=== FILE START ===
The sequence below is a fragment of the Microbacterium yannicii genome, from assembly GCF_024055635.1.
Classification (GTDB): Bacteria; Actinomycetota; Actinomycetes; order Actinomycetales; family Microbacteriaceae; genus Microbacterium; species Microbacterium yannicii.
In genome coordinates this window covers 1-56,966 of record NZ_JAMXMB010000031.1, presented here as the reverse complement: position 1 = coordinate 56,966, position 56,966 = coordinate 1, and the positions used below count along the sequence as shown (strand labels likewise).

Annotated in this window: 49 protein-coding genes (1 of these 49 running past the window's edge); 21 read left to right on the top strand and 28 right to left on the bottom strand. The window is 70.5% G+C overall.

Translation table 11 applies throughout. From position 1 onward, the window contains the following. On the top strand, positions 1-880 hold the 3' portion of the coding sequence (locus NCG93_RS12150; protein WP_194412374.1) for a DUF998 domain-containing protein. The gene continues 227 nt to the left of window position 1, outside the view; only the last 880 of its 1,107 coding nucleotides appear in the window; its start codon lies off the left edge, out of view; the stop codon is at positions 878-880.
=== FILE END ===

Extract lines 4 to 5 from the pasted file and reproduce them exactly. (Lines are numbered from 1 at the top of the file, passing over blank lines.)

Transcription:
Annotated in this window: 49 protein-coding genes (1 of these 49 running past the window's edge); 21 read left to right on the top strand and 28 right to left on the bottom strand. The window is 70.5% G+C overall.

Translation table 11 applies throughout. From position 1 onward, the window contains the following. On the top strand, positions 1-880 hold the 3' portion of the coding sequence (locus NCG93_RS12150; protein WP_194412374.1) for a DUF998 domain-containing protein. The gene continues 227 nt to the left of window position 1, outside the view; only the last 880 of its 1,107 coding nucleotides appear in the window; its start codon lies off the left edge, out of view; the stop codon is at positions 878-880.